While my friend Lynette was living in China for six months, she made me promise that we would go out for tea as soon as was humanly possible when she came home at the of June. Conveniently this was right around the time of my birthday, so we made a date for a birthday tea party. Our usual spot is The White Heather Tea Room, but in the interest of being a thorough food blogger and adding another review to my tea parties category, we decided to visit Victoria’s iconic Empress Hotel for their famed afternoon tea (the same afternoon tea that serves these scones). It had been years since either of us had been there, and I think the last time we’d been there together was Lynette’s eighteenth birthday – over a decade ago! (Gah!) Even so, this was not a decision we made lightly, because in July at the height of tourist season is also when the price goes up. WAY up. But more on that later.
(At this point, I’d like to apologize for the photos – I forgot my real camera so these were all taken with my ancient iPhone. Also, there were so many people around that I was acutely aware of being “one of those foodie types who takes pictures of all her food instead of just eating it”, so I snapped these quickly from where I was sitting (directly in front of a bright window) and as a result they’re kind of glare-y from the head-on brightness.)
(Wait. I should just pretend I put a filter on them to make them look that way on purpose. Yeah, that’s it. #nofilter #mycamerajustsucks)
There is no denying that going for tea at The Empress feels rather grand – it’s a seriously beautiful hotel with a lot of history and a reputation for being a “time honoured tradition”. It’s got monogrammed china and elegant silver tea pots and silverware stamped with CP Rail, for gosh sakes. However, it has also become something of a gigantic tourist attraction, and it’s hard to be “time honoured” and touristy at the same time. Reservations are highly recommended, and there’s a good chance that ten other people will be lined up to claim their table in the bustling restaurant at the same time as you.
We were seated right away and given menus by our very efficient waiter, who reeled off a well-rehearsed speech about the different blends of teas to choose from. Practically before we decided what kind of tea we wanted, our “first course” of strawberries and Empress cream had arrived. At this point I realized something: as fancy as it was, this afternoon tea was less of a ritual or tradition and more of an assembly line. We were there for one thing and one thing only – Afternoon Tea at The Empress – and they already had it ready, before we had even arrived. As in, they literally had a giant screened-off staging area in the middle of the restaurant with dozens of fully-prepped tea trays being carted out to patrons moments after they sat down. What struck me was that there was not even any pretense of a choice or perfunctory perusing of the menu to make an order – it was just about getting as many people in and out as possible. But whatever – there were dainty teacups to sip from and tiny sandwiches to scoff, so I didn’t dwell on it.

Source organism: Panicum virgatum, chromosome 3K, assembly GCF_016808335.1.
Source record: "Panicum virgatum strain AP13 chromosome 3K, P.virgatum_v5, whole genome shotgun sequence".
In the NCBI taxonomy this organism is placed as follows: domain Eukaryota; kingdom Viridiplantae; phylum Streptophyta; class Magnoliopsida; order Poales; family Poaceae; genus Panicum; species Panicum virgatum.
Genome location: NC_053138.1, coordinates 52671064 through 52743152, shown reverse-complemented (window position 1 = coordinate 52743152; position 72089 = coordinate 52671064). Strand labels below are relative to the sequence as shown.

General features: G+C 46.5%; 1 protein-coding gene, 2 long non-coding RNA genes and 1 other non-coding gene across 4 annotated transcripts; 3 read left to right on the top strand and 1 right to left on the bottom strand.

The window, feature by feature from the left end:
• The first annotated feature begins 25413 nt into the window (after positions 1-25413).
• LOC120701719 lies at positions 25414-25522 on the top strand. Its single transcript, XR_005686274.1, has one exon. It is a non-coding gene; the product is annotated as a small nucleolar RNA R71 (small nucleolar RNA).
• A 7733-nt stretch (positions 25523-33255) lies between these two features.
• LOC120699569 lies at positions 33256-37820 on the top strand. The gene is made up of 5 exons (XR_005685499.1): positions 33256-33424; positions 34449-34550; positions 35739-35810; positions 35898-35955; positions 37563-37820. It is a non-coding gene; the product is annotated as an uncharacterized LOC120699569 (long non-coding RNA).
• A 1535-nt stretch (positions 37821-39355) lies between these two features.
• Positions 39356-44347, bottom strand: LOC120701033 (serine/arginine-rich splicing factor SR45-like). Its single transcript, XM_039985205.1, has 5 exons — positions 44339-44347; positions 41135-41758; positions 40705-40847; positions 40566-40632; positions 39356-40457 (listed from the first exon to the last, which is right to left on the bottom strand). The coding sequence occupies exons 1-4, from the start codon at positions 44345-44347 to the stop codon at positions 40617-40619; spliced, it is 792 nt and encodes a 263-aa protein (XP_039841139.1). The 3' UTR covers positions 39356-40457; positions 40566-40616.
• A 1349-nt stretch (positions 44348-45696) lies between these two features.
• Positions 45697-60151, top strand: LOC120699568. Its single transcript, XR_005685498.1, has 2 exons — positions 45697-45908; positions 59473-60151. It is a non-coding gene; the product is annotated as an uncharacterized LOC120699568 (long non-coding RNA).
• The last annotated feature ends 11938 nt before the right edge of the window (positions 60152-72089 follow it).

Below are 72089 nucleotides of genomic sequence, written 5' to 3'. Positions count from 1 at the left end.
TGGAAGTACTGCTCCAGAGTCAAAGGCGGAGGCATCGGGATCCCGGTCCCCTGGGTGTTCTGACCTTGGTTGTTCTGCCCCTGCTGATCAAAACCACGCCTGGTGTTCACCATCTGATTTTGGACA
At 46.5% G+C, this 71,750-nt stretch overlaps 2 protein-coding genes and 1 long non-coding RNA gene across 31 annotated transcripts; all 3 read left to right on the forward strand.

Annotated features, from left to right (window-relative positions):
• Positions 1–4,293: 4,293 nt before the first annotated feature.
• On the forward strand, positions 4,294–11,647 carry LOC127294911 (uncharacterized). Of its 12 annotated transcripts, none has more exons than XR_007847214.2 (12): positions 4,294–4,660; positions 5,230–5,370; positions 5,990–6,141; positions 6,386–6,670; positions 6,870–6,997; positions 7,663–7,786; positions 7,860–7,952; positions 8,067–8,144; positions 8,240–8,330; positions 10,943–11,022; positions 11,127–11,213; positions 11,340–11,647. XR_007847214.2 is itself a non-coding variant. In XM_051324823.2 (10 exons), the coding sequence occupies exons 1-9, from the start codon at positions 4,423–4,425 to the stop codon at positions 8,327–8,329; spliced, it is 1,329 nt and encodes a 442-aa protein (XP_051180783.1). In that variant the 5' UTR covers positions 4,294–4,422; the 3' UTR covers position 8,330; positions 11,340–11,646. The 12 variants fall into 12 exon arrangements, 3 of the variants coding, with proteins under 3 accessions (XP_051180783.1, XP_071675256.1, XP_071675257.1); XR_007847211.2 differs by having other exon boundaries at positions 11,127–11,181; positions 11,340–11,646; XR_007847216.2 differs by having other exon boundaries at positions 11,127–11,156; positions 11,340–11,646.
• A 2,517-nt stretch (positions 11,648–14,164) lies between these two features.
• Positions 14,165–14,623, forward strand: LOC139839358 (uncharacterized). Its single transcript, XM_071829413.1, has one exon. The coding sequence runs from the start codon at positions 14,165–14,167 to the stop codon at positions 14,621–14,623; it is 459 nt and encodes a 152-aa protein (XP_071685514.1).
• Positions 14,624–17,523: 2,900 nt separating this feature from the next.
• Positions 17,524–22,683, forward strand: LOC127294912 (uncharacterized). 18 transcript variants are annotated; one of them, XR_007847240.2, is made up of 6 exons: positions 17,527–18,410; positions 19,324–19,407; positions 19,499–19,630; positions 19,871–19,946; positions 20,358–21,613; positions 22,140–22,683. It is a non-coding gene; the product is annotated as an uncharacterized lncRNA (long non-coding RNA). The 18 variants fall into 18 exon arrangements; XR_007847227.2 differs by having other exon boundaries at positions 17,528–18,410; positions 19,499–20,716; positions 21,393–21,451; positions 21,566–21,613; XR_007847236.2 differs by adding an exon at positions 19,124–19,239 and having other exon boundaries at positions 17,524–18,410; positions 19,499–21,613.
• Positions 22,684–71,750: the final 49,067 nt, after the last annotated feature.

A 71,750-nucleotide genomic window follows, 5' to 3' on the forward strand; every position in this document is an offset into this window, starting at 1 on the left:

Our three-tiered tea tray had an assortment of sandwiches on the bottom, delicious scones in the middle, and tiny sweet bites on the top.
The sandwiches consisted of a smoked salmon and dill cream cheese pinwheel on rye, smoked ham with tarragon mustard, an egg salad croissant, cucumber and ginger mascarpone, and Moroccan spiced “Coronation Chicken” on marbled rye. The fillings were a little sparse – the cucumber in the cucumber and ginger sandwich was sliced so thinly I barely knew it was there – but overall the sandwiches were yummy and I did quite enjoy the Moroccan spiced chicken.
The raisin scones were delicious (just like homemade!) and served, just as I remember, with tiny individual pots of strawberry jam and lots of thick cream. Very good.
The desserts, which I always look forward to, included pistachio raspberry dacquoise, tropical fruit lamingtons, tiny chocolate cups of Earl Grey mascarpone, chocolate tarts, and citrus vanilla shortbread. The lamington, flavoured with lemon and rolled in coconut, was really good, but I found everything else to be either too sweet and/or too gooey.
Then came our complimentary boxes of tea along with the hefty bill – $60 each! Of course, we knew it was coming and had chosen to visit during the high season, but we were sort of laughing at ourselves in disbelief for having paid that much.
None of this is to say that we didn’t have a lovely time. We did, absolutely. It’s hard not to enjoy yourself when you’re having a tea party in a beautiful room with this view:
However, I was disappointed in how pre-packaged the experience was. Again, we kind of knew what we were getting into by coming during the tourist season, but I still hoped that it would retain some sense of authenticity. Instead, it felt a bit too contrived and, to be perfectly frank, like a tourist trap. When you are charging $60 a head, it should be pretty special! So, based on food, experience, and price, I give Afternoon Tea at The Empress an overall rating of three teaspoons out of five. I have lots of fond memories of tea at The Empress, and this visit will be another one, but I think it will be a while before I can justify going back.